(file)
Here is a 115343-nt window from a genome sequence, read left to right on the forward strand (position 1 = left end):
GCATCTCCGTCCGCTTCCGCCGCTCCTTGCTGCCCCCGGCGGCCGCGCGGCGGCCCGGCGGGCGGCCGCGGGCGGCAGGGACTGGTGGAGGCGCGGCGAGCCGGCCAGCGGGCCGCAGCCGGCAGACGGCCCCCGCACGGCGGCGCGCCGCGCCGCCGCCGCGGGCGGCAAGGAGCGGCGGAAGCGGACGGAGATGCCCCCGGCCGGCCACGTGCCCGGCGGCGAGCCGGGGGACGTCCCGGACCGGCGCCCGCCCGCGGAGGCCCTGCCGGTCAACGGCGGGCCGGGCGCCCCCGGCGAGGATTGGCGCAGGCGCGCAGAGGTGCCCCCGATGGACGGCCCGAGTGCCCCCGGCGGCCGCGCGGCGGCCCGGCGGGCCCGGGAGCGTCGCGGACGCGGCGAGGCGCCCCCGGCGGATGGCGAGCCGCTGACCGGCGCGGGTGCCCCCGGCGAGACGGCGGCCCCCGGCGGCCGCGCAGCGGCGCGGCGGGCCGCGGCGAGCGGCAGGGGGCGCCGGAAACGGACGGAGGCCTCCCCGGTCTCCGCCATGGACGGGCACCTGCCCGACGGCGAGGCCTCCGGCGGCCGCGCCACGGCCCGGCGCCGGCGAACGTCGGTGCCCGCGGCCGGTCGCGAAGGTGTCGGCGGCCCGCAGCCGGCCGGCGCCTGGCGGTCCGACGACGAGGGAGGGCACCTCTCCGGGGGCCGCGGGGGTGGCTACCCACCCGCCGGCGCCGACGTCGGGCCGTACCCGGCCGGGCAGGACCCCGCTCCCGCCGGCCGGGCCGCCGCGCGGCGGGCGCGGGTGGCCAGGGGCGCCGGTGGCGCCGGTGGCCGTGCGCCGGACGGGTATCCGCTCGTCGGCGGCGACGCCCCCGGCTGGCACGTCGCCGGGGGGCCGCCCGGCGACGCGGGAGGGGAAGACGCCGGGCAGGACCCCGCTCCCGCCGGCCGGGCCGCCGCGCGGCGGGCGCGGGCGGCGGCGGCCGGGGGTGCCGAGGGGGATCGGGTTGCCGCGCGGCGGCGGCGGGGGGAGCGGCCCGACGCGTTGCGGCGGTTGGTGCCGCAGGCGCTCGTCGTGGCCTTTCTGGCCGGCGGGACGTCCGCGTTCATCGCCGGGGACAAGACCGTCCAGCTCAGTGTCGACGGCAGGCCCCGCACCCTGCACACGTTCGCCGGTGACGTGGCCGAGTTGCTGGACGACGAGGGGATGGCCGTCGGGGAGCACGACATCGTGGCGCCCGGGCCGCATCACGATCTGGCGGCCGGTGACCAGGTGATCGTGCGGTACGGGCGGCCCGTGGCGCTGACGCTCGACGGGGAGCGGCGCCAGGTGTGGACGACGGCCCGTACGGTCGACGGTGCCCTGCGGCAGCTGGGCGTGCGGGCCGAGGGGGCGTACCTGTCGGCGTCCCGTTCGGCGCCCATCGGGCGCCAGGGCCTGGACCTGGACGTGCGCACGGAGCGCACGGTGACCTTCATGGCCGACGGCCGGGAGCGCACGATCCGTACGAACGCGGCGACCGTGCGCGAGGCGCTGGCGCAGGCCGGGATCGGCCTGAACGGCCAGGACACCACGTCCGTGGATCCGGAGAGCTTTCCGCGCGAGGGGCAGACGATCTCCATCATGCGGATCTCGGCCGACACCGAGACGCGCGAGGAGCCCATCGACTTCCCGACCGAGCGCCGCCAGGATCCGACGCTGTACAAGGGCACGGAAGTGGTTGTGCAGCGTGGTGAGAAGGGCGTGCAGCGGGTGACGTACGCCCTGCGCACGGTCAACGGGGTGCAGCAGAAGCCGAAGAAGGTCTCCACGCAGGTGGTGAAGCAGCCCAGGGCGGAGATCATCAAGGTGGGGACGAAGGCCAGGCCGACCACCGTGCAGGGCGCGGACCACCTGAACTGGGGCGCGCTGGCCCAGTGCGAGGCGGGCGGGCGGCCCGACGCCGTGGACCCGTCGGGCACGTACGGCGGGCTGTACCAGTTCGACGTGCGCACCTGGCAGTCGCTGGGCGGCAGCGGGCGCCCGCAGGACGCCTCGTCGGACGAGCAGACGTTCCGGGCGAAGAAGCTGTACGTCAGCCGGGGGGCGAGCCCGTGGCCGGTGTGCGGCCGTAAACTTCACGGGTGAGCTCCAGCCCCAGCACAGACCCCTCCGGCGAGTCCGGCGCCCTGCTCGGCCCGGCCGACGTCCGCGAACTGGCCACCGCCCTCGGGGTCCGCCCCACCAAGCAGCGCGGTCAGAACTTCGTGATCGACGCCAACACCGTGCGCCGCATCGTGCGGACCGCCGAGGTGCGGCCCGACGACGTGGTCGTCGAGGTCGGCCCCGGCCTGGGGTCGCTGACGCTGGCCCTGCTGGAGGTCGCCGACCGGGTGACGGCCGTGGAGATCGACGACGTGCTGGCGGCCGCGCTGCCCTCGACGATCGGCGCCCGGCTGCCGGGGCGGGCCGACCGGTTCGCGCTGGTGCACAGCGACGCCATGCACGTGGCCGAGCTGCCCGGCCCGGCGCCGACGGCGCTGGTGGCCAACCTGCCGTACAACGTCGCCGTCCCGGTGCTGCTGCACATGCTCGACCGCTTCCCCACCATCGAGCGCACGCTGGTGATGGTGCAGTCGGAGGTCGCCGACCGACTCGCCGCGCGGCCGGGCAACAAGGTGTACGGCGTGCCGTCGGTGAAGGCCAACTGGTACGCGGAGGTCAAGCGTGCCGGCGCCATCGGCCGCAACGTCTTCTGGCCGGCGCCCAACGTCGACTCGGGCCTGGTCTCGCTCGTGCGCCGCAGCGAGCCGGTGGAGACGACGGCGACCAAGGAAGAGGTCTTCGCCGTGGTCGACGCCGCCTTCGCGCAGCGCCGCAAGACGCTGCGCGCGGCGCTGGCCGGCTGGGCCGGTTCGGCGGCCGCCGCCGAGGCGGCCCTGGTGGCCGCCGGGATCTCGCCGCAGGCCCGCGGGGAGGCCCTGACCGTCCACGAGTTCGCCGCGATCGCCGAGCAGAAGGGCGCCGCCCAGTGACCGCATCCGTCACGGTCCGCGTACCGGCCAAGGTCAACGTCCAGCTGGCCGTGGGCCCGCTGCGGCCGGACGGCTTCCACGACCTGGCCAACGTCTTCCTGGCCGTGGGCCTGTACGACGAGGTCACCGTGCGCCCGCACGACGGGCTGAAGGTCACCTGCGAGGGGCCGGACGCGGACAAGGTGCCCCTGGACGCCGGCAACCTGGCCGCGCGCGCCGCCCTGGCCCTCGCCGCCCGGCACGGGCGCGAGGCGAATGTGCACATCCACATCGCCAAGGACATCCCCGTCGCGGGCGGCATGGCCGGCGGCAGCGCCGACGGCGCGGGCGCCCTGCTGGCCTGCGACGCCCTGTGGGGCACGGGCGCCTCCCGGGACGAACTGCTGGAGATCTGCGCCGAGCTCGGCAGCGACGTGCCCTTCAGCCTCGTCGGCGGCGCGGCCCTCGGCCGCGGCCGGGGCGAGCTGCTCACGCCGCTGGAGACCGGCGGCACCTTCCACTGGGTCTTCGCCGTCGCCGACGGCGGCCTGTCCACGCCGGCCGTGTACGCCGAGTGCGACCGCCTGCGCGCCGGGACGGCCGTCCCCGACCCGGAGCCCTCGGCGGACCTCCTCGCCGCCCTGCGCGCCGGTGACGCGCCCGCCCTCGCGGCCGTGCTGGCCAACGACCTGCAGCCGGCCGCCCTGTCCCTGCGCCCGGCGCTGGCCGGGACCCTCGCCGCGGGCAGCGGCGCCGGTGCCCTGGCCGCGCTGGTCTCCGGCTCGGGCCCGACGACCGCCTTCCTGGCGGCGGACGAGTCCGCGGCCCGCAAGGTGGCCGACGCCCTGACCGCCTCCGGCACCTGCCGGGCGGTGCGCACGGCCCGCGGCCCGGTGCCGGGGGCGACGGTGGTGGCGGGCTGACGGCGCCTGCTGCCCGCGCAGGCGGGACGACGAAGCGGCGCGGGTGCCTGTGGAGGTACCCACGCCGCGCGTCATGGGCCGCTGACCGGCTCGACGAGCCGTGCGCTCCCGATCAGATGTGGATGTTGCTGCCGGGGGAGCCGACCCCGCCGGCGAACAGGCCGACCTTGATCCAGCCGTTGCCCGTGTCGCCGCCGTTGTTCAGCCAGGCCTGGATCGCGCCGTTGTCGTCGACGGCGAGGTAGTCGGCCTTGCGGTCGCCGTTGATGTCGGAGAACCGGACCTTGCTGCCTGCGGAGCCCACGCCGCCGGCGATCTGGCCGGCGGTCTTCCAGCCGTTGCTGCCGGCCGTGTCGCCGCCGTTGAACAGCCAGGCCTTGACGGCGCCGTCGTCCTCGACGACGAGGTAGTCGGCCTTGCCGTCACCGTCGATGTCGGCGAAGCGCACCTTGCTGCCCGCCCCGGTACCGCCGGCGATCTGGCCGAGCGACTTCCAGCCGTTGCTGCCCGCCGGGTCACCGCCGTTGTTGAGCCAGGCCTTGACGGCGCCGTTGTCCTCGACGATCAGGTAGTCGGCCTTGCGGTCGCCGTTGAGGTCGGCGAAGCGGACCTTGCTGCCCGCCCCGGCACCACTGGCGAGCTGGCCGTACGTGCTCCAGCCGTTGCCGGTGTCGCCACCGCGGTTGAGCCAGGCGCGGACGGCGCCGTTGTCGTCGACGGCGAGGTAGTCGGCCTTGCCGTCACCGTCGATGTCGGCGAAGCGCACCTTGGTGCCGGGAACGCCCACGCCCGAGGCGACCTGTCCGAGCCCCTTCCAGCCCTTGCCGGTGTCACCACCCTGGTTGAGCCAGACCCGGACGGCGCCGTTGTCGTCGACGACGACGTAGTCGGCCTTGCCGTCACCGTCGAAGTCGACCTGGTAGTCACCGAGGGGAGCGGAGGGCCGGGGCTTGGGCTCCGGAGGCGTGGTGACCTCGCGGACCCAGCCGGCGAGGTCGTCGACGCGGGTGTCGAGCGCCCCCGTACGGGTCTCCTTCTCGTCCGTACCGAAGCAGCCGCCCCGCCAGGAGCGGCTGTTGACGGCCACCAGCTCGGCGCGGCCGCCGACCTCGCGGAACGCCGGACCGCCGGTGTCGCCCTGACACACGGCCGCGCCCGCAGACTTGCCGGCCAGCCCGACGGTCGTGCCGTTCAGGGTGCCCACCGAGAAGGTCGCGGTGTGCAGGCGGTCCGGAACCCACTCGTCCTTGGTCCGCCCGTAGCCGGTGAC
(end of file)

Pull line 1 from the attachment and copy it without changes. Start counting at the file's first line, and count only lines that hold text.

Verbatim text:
Here is a 115343-nt window from a genome sequence, read left to right on the forward strand (position 1 = left end):